As I told you on Monday, I plan to share with you three teachers who have impacted my life in very different, but still profound ways.

Today I’m going to tell you about Sam.

To give you a tiny bit of background, you should know that I struggled with math the entire time I was in school from younger grades on up. In the fifth grade, I remember struggling with long division so badly that I had to be pulled for extra support to the back table.

One day I sat at the back table and was getting extra support but nothing “made sense” to me. I didn’t understand why I had to put this number here and that number there. And so I started to cry. Right there at the kidney table with all of my peers watching.

My teacher pulled me aside and asked why I was crying. I was too embarrassed to admit that it was because I *still* didn’t get it so I lied and told her my grandpa was sick. She got me a poem book, sent me back to my seat with a piece of paper, and told me to choose a poem to copy and give to my grandpa that might make him happy. Yes, I totally took advantage of my teacher’s heart. Yes, I feel bad about it to this day.

Math continued on that path well past my first two college math classes. I had labeled myself “bad at math” and hoped that I knew the basics well enough to be a decent teacher.

I took my first math theory class for elementary teachers and suddenly started liking math. I still got a “C” in the class. It opened my mind, though.

Then I took my math methods class. The class was one of the first BSU offered of its kind. Sending teachers out with a different approach to teaching math at the elementary level. It was a new way for me to look at math. It was completely different and I liked it. Sam was my teacher.

We had to solve problems using ANY strategy, not a strategy that was provided for us. So he gave us a problem and I used a picture to solve it. Modeling good teaching, he came by and questioned my rationale for using the strategy and after I explained it to him he said, “You have a good problem-solving mind.” That was the very first time anyone had ever complimented my ability to do math. EVER. And even though I was twenty, I grinned like an eight-year old.

Throughout the semester, my self esteem increased by leaps and bounds. My ability to see the world mathematically improved. I finally started to get answers to the questions like “Why do I put this number here and that number there?” “How would I solve this problem?” “Why do I *have* to do that?” I always needed those answers. Most kids don’t, but it makes them more mathematically knowledgeable to know the answers to those questions anyway. I saw the value in that approach immediately. I started to learn that sometimes you don’t *have* to solve it that way, but that there were many ways. I began to honest to goodness, *like* math.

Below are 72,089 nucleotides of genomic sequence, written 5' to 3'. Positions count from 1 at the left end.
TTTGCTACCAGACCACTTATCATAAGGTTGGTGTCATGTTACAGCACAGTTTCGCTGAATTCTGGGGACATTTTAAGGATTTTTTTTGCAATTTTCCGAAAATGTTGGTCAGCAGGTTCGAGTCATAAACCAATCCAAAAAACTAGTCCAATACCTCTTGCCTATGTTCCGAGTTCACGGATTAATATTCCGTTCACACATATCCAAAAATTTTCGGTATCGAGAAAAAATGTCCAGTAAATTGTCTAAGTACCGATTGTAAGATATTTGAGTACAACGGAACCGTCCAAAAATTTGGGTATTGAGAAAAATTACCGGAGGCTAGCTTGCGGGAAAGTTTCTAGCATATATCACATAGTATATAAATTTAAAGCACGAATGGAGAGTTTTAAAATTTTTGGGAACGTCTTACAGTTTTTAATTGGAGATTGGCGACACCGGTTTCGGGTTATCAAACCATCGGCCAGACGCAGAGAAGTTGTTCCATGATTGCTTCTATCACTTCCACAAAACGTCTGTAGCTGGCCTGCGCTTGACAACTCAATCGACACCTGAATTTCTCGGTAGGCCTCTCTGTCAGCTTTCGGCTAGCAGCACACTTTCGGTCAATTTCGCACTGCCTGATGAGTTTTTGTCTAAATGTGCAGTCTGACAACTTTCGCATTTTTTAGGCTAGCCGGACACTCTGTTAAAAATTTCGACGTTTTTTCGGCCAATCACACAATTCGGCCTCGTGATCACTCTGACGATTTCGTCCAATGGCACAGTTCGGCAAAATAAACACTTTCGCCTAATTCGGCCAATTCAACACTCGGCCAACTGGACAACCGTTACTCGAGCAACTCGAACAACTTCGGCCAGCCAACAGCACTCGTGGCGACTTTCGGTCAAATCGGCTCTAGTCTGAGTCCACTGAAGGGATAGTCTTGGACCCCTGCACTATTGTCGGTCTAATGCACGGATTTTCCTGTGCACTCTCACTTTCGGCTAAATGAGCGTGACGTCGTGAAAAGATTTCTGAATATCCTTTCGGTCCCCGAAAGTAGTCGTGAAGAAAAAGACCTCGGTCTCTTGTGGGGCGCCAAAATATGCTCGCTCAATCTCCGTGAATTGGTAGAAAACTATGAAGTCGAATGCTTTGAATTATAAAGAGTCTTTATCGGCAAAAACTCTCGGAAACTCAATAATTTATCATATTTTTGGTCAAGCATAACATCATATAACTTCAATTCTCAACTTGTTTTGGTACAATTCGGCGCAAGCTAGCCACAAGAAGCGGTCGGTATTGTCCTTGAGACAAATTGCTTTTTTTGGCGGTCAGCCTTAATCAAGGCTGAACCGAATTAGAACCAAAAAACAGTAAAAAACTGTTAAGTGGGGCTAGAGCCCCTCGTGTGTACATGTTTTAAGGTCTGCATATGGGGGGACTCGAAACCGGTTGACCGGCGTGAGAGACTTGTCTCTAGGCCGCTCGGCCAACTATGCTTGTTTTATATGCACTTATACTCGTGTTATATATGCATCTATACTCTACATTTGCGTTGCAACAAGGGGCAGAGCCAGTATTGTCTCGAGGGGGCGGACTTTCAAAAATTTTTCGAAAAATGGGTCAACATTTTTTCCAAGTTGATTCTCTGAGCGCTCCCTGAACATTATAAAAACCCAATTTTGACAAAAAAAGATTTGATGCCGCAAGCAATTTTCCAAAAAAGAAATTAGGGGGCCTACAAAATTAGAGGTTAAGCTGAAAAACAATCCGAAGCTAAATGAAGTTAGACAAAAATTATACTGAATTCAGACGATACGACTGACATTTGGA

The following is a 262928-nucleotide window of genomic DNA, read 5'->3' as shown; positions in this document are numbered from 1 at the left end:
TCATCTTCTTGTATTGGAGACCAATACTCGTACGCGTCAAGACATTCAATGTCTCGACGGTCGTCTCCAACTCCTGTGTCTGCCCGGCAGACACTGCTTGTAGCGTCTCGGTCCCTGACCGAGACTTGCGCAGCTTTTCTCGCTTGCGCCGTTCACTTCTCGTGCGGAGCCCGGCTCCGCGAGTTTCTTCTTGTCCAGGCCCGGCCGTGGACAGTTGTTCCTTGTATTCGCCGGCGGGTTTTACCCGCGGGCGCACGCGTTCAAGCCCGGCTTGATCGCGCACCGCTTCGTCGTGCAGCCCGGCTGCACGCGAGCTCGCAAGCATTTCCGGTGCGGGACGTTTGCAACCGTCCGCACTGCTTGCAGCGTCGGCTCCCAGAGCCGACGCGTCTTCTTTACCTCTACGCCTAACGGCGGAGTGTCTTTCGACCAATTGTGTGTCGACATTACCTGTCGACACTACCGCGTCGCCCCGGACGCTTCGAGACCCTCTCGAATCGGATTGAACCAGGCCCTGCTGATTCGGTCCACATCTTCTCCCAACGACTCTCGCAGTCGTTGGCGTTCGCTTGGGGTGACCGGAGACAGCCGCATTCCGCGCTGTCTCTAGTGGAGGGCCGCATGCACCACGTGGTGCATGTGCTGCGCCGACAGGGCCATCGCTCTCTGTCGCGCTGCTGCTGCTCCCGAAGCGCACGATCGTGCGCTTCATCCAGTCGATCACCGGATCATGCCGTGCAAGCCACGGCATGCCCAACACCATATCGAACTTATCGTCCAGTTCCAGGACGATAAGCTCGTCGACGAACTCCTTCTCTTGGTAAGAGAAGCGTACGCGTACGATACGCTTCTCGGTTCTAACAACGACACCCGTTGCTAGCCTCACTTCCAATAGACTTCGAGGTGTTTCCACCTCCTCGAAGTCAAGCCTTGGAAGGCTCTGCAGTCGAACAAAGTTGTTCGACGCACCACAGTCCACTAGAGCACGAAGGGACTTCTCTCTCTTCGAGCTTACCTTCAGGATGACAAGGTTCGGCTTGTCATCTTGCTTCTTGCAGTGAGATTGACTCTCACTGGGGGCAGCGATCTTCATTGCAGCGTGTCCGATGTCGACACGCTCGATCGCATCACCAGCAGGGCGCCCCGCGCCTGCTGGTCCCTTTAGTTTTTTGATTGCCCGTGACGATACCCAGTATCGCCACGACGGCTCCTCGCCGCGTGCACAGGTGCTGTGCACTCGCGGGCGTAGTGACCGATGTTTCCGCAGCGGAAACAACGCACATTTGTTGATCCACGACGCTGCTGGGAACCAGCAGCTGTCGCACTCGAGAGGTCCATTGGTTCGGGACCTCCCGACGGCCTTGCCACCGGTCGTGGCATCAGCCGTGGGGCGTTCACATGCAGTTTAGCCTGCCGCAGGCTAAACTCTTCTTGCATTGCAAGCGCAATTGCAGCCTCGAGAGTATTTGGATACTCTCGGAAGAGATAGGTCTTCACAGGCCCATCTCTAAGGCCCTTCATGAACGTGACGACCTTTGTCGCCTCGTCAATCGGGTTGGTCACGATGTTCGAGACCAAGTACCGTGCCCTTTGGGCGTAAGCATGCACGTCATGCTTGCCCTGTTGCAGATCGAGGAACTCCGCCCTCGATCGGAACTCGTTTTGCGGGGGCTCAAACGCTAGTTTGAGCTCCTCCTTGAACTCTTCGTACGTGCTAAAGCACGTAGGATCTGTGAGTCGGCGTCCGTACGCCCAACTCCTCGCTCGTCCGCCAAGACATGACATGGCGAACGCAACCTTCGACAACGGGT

Sam gave that to me. He not only taught me how to teach others, but he taught me to understand what I would be teaching well enough to teach it thoroughly.

I graduated and started my first teaching job in the middle of the year. I wanted a resource from something I had learned in Sam’s class and I emailed him. I was no longer his student. He didn’t need to respond, but he did. And he told me if I ever needed anything to just ask.

Fast forward another year and a half. My school became part of a math grant based out of a research project from Boise State. This research project was based off of the things I learned while in college, a reform-based mathematics classroom. I was thrilled. I hadn’t been quiet about my belief in this approach. My principal started the meeting about that with my team with, “This will be an easy sell for Sharlee. For the rest of you, it’s going to take a little more work.”

And I was thrilled and didn’t hide it for a second. Who should I end up working alongside but Sam? Seriously.

I still work with him. I have a role in my building and sometimes Sam comes to visit. I tell the story about my history of hating to loving math with my kids every year. My kids are always so surprised because math is “my thing.” It is the thing I look forward to when I get up in the morning. It is my favorite thing to plan for. It is my biggest passion. My kids cannot fathom that I ever didn’t like it. It always surprises them. When Sam stops by for the first time I tell the kids, “This is Mr. S. He’s the one who helped me learn to like math.”

And *every* time I introduce Sam to them, I nearly tear up (and sometimes I do). Maybe it’s silly and I’m not sure he’d even understand it (In fact I’m sure he wouldn’t. He often tells me that I have a sensitivity to the world that he doesn’t have, but he admires). I am so incredibly grateful for him.

He turned my world around. In a million years I never would have thought I would be a math teacher. I thought I would teach math, but I didn’t think that would be something I would *own*, the way I did reading. But I own it and then some.

If you were to tell anyone who knew me prior to that class, they would be just as surprised. One class. One teacher. I am a better teacher for it. And what’s more is this passion has taken me on a career path that I never planned to go down. I’m working on a teacher leadership endorsement specifically for math. I have a leadership position in my building. I’m always looking for committees, professional development opportunities, and hopefully someday a job that will allow me to further this passion of mine.

All from a one semester class. One teacher who helped me tap into a passion I didn’t know I had. I had *no* idea I had it in me. That is the mark of a good teacher. And I am forever grateful.